Then, when I went out to catch Louie for the farrier, he was in a different paddock than I had put him in this morning. The small group paddock that he is normally in is adjoined to the individual paddocks that he used to be in, separated by a fence. Somehow, Louie had gotten from the large group paddock to the other side of the fence, in one of the small individual paddocks. ??? I looked around thinking perhaps one of the gates had been open, but that wasn't the case. I asked the barn manager if he had moved Louie, thinking maybe he thought he'd make my job easier by putting Louie in a smaller area for catching him later, but he said no, he hadn't moved Louie at all. Hmmm, Louie was covered in mud- you know, he thinks that he is half pig, and had a few little scratches from his shennanigans, but no major damage to him or the fence. I think he must have rolled or crawled under the fence where it was missing one of its lower boards. I'm not sure what the motivation was for him to go in the small paddock as there was nothing to eat in there, but apparently he thought it would be fun. I have no idea how he did it, but I bet it would have been quite something to watch!
A few months ago he did manage to break out of his stall and rearrange everybody's stuff on their stall doors, so I know he is pretty handy, but Louie's recent endeavors go to show that his name really suits him well!
Monday, October 19, 2009
I can remember Sandy and myself out in the pastures with the breeder Romy, immersed amongst the herds of 20 yearlings and 10 two-year-olds. They were all so friendly and curious, it was almost hard to evaluate them from so close haha. Luckily for me, I was pretty sure I wanted a 2-year-old rather than a yearling, as I didn't want to wait an extra year to get started with training, so that narrowed down the choices significantly.
Romy was so essential in helping us decide. She knew each of her horses so well, and had prepared videos and pedigrees of many of them for us to make the decision easier. They were all very nice horses, so I'm sure I could not have gone wrong any way I would have chosen, but she listened to what I wanted, my experiences, and suggested a nice 2 year old colt with good size to match my height. She recommended him because he had been so easy to work with and had a fabulous amateur-friendly disposition, and was also very talented. It wasn't until she showed us his video that we saw what he was really capable of- trotting around with his knees at his chin, amazing hocks and a powerful back end, not to mention beautifully marked and kind-eyed. The pedigree also helped to persuade me- seeing Yorktown and Status Symbol on the dam's side so close up, I liked what this horse looked like on paper.
Sandy and I asked Romy to hold him for the night so we could talk to my husband and decide the following day. On the way home, Sandy was already calling him my colt, and helping me to think of a new barn name for him. He initially came with the name "Milk Man," which I wasn't terribly fond of, but it didn't take long to find a new name for him. On the way home in the car we were brainstorming the possibilities based on his registered name, "Ro & Me's Master of Illusion". . . iLLUsion. . . "Louie!" Sandy blurted out. I thought it over for a second, and decided it was perfect- a very cute name, fit with his registered name, and not to mention, is short for "Louisville," the location of the Saddlebred World's Championship show every year. It was perfect, and it stuck.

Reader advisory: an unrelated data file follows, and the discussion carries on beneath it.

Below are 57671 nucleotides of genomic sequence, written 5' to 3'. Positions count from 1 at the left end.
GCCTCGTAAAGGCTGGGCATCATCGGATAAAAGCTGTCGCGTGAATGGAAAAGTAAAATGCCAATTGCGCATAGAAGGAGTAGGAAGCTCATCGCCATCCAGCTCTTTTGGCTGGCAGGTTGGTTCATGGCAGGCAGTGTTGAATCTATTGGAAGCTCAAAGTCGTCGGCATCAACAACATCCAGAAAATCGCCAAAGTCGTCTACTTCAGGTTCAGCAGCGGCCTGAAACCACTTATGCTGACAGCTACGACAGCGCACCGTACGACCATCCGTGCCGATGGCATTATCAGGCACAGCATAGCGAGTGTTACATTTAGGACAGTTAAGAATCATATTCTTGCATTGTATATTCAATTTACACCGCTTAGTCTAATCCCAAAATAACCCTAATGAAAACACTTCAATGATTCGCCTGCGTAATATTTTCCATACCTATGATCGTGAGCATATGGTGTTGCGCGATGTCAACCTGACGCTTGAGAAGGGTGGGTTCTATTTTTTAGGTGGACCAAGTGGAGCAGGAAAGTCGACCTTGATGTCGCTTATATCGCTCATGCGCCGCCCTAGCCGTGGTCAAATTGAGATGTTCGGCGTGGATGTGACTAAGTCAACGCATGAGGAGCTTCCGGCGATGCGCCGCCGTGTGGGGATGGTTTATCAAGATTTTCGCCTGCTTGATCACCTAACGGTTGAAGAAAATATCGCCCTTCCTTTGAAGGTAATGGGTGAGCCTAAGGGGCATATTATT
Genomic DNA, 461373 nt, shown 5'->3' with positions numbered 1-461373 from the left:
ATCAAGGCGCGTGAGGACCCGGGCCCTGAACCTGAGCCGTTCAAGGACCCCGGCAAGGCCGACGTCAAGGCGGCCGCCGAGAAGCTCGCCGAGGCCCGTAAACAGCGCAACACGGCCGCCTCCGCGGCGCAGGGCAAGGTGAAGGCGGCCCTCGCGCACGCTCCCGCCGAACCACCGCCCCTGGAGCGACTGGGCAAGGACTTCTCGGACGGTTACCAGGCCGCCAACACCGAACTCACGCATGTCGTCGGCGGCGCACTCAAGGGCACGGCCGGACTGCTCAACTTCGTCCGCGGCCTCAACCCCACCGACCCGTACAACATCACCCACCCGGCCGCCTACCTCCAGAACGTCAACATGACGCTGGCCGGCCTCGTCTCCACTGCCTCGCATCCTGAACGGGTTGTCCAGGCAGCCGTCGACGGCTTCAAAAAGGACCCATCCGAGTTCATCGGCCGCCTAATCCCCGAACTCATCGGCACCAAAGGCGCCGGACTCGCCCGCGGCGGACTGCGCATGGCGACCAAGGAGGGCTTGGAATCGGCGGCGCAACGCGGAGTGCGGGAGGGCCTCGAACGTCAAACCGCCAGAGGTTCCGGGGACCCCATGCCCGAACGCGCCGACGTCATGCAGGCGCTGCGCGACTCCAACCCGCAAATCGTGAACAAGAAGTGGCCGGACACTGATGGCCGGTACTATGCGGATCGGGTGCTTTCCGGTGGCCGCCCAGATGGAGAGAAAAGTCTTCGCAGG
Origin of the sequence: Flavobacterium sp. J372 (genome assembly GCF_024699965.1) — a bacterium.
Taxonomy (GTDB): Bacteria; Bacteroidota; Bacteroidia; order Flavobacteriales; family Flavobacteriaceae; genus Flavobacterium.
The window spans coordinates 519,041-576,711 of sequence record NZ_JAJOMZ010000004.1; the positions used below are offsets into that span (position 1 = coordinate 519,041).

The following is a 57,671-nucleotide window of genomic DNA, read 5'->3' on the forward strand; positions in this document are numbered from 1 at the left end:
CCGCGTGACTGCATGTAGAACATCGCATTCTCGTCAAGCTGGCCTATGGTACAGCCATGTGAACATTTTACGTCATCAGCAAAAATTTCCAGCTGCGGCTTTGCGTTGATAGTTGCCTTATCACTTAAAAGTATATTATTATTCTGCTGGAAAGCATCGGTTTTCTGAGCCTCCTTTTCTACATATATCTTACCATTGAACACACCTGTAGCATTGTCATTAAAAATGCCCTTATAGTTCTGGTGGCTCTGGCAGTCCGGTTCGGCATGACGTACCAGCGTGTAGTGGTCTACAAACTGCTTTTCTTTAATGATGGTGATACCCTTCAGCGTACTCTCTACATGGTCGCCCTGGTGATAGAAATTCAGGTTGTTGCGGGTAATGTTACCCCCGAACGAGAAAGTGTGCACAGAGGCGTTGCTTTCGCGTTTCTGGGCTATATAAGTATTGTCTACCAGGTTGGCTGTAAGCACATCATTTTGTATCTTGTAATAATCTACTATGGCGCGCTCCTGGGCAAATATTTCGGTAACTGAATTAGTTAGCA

Naturally when my husband saw the video and how this horse used his legs he was convinced. Due to formatting, I can't share the video, but here are a couple of still frames from it- you can use your imagination.
Monday, October 12, 2009
Wednesday, September 30, 2009
Photos by J. Reilly Photography: www.jreillyphotography.com
Tuesday, September 29, 2009
I just held the leadrope instead of tying it to anything as I think it's a little safter that way. I tried to keep Louie's head by my leg, but he wanted to slack off at first and lag behind Cash and me. We walked around the rail, keeping Louie to the inside, and Cash was just a champ about it- he couldn't have cared less. Louie thought this was a little interesting and at first tried to bite Cash, but I was able to use my arms and legs to ward him off. After a few trips around, Louie had settled into the idea nicely, turning both ways with us, stopping, and starting when asked. We mostly just walked.
We did do a little bit of trot- at first Louie did not keep up with Cash when we started to pick up our speed. This was not so fun for the middle man- me. But after some coaxing, I got Louie to jog beside us as Cash picked it up to a nice flat walk. By the end, we even practiced a little turkey cutting- there was a giant herd of turkeys in and near the arena during our ride, and at the end, we thought it might be fun to try to separate one from the rest of the flock. It was really easy, we just stayed on the rail and kept walking- we left one turkey in the middle of the arena and the other 10 on the outside of the arena fence- fun! Niether horse did anything more than prick their ears up to look at the turkeys waving their wings and showing off.
The hardest part of the whole ponying thing was getting Louie to trot when I wanted to go faster. I'll have to remember to cue Louie in advance of cueing Cash so that I keep both of my arms attached to my body in the future, lol. All in all, it went really well, very smoothly, and both horses took to it really easily. It's a great way for me to work Cash, yet still get Louie out of his stall a little bit in the evenings to stretch his legs without really "working."
Thursday, September 24, 2009
We'll pick up on the lessons after a while, hopefully completing the cart-breaking (haha, that's breaking TO the cart, hopefully not breaking the cart) process this fall. Louie had been having a little bit of back pain leading up to the dressage show, and while I suspect that this was aggravated/caused by the saddle (Stuuben's have that reputation), it did open my eyes to the fact that we need to initiate a better back/core/hind end routine into our regular work schedule. So we will pick up with that after his vacation.